The agency asked for comments concerning changes to its policy in April after the Supreme Court handed down its decision in Fox v. FCC. More here on reaction to the FCC request for comments from Newsmax.
Tuesday, June 18, 2013
and grounds. The term “demonstration” includes demonstrations, picketing, speechmaking, marching, holding vigils or religious services and all other like forms of conduct that involve the communication or expression of views or grievances, engaged in by one or more persons, the conduct of which is
reasonably likely to draw a crowd or onlookers. The term does not include casual use by visitors or tourists that is not reasonably likely to attract a crowd or onlookers." (Regulation Seven, adopted June 13, 2013).
Monday, June 17, 2013
Thursday, June 13, 2013
From the Hollywood Reporter: Head of Canadian regulatory agency CRTC (Canadian Radio-television and Telecommunications Commissions) Jean-Pierre Blais says he and his fellow commissioners are re-thinking the regulatory regime, particularly with regard to Netflix Canada. Canadian content on television, radio, and in other media has been a priority, but, says Mr. Blais, regulation for regulation's sake is not the goal. "[W]hat matters is having the audacity to do the right thing, the right way, for the right reasons in the right circumstances. Sometimes that means we, at the CRTC, have to step back. Boldly dare to let creative or market forces take over."
Wednesday, June 12, 2013
Yanel Mogaburo, Universidad Nacional de Quilmes, has published Representaciones Sobre El Aborto En La Prensa Argentina: Análisis Crítico Del Discurso De Los Medios Masivos De Comunicación (Abortion Representations in the Argentine Press: Critical Analysis of the Media Discourse) in Comunicación y Ciudadanía 2013. Here is the abstract.
El trabajo busca contribuir al conocimiento del proceso discursivo de construcción de las representaciones e identidades genéricas en torno a la problemática del aborto en el espacio público durante los primeros años del siglo xxi, a partir del análisis del discurso de los medios masivos de comunicación.
El análisis, enmarcado en la corriente del Análisis Crítico del Discurso, se centra en la cobertura que realizaron distintos medios gráficos de circulación nacional y local sobre tres casos emblemáticos de aborto no punible. Tiene como objetivo dar cuenta de las posturas de valor que adoptan los medios masivos de comunicación sobre la práctica social “aborto” y como, al mismo tiempo, negocian dichas posiciones con sus interlocutores reales o potenciales.
Este análisis encuentra sus fundamentos teóricos en la Teoría de la Valoración, que tiene como propósito principal presentar una reorganización comprehensiva y sistemática de los recursos lingüísticos que pueden ser usados para valorar la experiencia social.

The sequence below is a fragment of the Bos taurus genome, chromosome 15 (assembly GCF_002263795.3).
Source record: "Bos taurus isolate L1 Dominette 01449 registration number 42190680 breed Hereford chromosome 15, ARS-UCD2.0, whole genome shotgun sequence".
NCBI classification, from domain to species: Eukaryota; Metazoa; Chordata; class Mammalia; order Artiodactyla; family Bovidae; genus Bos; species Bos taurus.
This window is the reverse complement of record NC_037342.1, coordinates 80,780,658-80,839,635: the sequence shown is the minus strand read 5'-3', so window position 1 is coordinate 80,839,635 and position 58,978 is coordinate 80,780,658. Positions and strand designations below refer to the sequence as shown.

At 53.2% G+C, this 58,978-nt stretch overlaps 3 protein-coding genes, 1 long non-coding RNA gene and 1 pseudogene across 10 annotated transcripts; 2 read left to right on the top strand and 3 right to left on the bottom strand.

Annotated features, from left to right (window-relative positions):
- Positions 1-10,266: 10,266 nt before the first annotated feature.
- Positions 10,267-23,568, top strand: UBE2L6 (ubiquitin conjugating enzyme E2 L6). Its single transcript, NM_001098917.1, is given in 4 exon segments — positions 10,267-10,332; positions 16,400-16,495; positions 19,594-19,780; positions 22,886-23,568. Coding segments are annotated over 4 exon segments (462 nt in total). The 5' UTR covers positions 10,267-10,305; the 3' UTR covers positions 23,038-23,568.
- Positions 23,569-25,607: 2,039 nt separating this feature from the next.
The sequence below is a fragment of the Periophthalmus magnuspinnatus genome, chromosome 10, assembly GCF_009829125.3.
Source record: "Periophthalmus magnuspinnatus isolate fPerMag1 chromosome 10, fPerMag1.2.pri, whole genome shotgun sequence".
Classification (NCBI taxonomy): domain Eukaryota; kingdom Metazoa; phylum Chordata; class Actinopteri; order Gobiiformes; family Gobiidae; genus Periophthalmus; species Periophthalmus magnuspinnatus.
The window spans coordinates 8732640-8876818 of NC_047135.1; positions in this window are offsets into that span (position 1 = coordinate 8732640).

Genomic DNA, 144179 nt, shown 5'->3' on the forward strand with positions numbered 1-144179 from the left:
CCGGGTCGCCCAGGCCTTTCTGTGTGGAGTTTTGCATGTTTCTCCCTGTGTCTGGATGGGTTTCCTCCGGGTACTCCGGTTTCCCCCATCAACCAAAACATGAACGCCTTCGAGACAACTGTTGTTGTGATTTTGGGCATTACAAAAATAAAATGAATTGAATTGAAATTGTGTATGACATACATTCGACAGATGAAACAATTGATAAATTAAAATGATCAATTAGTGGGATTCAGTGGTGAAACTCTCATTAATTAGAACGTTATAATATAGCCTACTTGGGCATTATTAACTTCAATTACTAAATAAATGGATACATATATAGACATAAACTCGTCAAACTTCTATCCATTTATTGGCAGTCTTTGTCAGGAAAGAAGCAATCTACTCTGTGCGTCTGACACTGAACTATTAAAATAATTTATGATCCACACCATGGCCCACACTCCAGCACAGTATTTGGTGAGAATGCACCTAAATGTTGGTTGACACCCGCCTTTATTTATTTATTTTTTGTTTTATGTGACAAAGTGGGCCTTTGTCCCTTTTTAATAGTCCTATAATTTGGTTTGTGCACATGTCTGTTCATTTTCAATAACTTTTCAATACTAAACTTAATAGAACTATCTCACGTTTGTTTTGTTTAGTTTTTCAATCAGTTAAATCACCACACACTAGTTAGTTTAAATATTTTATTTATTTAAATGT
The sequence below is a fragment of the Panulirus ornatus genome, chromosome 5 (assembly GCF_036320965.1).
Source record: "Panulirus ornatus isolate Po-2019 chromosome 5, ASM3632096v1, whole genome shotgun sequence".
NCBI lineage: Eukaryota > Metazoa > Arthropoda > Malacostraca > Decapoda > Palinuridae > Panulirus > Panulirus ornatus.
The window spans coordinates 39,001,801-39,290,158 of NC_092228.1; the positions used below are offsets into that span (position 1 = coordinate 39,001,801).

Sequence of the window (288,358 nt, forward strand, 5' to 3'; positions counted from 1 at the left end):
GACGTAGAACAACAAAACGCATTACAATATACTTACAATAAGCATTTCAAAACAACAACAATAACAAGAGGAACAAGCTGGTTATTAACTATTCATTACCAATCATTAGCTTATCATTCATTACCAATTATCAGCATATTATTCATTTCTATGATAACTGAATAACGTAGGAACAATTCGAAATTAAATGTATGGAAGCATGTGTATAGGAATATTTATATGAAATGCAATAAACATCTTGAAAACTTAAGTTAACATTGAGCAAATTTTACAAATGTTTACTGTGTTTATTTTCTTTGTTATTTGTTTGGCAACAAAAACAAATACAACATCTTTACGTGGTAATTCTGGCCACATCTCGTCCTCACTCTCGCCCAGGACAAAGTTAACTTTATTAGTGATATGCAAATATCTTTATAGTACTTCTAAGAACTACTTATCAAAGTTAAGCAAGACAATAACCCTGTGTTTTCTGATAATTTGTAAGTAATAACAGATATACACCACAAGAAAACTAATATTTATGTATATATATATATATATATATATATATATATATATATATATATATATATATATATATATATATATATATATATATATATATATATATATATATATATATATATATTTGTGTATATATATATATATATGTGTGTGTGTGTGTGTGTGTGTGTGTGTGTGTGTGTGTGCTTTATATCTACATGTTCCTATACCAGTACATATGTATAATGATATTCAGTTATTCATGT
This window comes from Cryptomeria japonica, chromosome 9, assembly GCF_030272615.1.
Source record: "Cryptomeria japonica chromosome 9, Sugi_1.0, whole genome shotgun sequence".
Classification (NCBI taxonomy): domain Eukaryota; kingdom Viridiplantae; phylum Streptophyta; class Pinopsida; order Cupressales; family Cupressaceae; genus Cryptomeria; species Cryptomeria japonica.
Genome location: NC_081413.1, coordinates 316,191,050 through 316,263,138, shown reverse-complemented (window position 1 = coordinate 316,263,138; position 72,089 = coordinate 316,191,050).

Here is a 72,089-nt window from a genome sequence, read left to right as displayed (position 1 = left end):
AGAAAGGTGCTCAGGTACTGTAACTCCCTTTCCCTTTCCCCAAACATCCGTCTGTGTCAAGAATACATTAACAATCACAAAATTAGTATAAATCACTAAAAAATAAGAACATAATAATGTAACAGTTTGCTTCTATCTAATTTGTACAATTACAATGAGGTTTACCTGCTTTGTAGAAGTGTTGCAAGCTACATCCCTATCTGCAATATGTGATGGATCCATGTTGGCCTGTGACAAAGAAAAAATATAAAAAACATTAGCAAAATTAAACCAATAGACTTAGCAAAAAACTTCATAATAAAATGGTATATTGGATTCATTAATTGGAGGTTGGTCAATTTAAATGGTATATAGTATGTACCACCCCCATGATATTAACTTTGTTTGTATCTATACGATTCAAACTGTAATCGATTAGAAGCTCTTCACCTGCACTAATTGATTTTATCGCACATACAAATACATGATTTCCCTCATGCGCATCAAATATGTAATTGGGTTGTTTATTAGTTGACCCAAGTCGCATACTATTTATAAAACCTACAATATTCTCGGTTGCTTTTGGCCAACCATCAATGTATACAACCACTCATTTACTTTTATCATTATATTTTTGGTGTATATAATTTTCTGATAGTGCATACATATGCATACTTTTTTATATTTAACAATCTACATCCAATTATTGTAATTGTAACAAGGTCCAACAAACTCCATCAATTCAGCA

Las conclusiones a las que llegamos a través del análisis de las voces y las valoraciones (appraisal theory) aparecidas en el corpus antes descripto, confirman nuestra hipótesis de que los medios masivos (como locutores) despliegan recursos que permiten el alineamiento o distanciamiento de las voces a favor y en contra del aborto, al mismo tiempo que reproducen las representaciones e identidades genéricas hegemónicas. Del análisis se desprende también que el aborto no punible en Argentina termina siendo criminalizado y la violencia que se ejerce sobre la mujer que aborta o desea abortar invisibilizada por los medios de comunicación.
The aim of this article is to show the discursive construction of gender identities and representation in the public sphere, during the first years of this century, from the analysis of the discourse of the news about the “problem of abortion” in three national newspapers and on national television.
The analysis, framed in feminist critical discourse analysis, focuses on the different media coverage on three emblematic cases of legal abortion. It aims to account for the value positions that adopt the mass media about social practice “abortion” and at the same time, to analyze the negotiation of those positions with their actual or potential readers/viewers.
This analysis finds its theoretical foundations in the Appraisal Theory, which has as main purpose to present a comprehensive and systematic reorganization of language resources that can be used to evaluate the social experience. The conclusions arrived at by analyzing the voices and valuations (appraisal theory) appeared in the corpus described above, confirm our hypothesis that the mass media (as speakers) deploy resources that enable the alignment or distance of the voices for and against abortion, while reproducing the hegemonic representations and gender identities.
The analysis shows that even in cases where the abortion is not punishable in Argentina, ends up being criminalized by the media that ignore or inflict violence on women who want to abort.
Download the article from SSRN at the link. The text is in Spanish.
Mira Burri, University of Bern Law School & The World Trade Institute has published Business as Usual? The Implementation of the UNESCO Convention on Cultural Diversity and EU Media Law and Policies in volume 3 of the European Law Review. Here is the abstract.